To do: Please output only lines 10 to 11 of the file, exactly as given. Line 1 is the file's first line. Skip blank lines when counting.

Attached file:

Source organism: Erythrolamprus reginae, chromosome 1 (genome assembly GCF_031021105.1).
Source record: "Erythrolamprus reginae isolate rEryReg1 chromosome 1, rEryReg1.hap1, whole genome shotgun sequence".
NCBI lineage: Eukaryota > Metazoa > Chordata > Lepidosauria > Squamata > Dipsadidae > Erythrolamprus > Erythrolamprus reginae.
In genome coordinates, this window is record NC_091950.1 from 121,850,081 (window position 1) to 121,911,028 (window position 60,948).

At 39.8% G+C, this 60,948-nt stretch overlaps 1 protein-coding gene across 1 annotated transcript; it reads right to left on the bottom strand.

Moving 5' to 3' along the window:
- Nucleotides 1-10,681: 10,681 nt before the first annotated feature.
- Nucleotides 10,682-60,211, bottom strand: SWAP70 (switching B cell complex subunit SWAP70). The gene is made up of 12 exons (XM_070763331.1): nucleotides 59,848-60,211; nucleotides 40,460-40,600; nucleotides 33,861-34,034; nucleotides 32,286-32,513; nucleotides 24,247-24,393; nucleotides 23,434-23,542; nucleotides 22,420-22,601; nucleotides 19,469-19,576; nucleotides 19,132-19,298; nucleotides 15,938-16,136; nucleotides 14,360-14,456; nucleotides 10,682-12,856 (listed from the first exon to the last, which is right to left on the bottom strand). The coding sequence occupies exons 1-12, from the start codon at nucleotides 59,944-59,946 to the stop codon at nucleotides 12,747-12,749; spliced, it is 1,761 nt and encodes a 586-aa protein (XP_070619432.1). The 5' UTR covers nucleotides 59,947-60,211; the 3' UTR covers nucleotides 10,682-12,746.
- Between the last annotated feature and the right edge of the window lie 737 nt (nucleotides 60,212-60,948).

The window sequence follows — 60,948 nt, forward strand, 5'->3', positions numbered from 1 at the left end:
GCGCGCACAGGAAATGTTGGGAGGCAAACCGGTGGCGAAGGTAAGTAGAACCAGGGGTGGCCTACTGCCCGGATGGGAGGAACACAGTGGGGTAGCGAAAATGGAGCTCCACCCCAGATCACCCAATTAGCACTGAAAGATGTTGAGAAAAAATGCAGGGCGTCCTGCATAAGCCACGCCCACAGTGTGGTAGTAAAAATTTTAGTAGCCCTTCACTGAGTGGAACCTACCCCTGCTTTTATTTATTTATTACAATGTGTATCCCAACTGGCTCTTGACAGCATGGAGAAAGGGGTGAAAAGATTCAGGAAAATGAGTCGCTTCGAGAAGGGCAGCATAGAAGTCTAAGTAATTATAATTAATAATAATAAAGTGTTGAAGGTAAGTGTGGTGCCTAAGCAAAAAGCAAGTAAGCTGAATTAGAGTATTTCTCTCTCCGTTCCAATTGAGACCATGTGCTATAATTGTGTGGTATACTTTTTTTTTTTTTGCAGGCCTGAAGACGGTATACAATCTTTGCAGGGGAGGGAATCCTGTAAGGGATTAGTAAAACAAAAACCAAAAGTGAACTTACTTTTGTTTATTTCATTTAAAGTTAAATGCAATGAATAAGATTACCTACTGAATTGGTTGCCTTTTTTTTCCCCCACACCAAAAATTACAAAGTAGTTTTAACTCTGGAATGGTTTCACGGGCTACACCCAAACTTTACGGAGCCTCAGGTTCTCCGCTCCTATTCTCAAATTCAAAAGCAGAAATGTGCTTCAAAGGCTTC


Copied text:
The window sequence follows — 60,948 nt, forward strand, 5'->3', positions numbered from 1 at the left end:
GCGCGCACAGGAAATGTTGGGAGGCAAACCGGTGGCGAAGGTAAGTAGAACCAGGGGTGGCCTACTGCCCGGATGGGAGGAACACAGTGGGGTAGCGAAAATGGAGCTCCACCCCAGATCACCCAATTAGCACTGAAAGATGTTGAGAAAAAATGCAGGGCGTCCTGCATAAGCCACGCCCACAGTGTGGTAGTAAAAATTTTAGTAGCCCTTCACTGAGTGGAACCTACCCCTGCTTTTATTTATTTATTACAATGTGTATCCCAACTGGCTCTTGACAGCATGGAGAAAGGGGTGAAAAGATTCAGGAAAATGAGTCGCTTCGAGAAGGGCAGCATAGAAGTCTAAGTAATTATAATTAATAATAATAAAGTGTTGAAGGTAAGTGTGGTGCCTAAGCAAAAAGCAAGTAAGCTGAATTAGAGTATTTCTCTCTCCGTTCCAATTGAGACCATGTGCTATAATTGTGTGGTATACTTTTTTTTTTTTTGCAGGCCTGAAGACGGTATACAATCTTTGCAGGGGAGGGAATCCTGTAAGGGATTAGTAAAACAAAAACCAAAAGTGAACTTACTTTTGTTTATTTCATTTAAAGTTAAATGCAATGAATAAGATTACCTACTGAATTGGTTGCCTTTTTTTTCCCCCACACCAAAAATTACAAAGTAGTTTTAACTCTGGAATGGTTTCACGGGCTACACCCAAACTTTACGGAGCCTCAGGTTCTCCGCTCCTATTCTCAAATTCAAAAGCAGAAATGTGCTTCAAAGGCTTC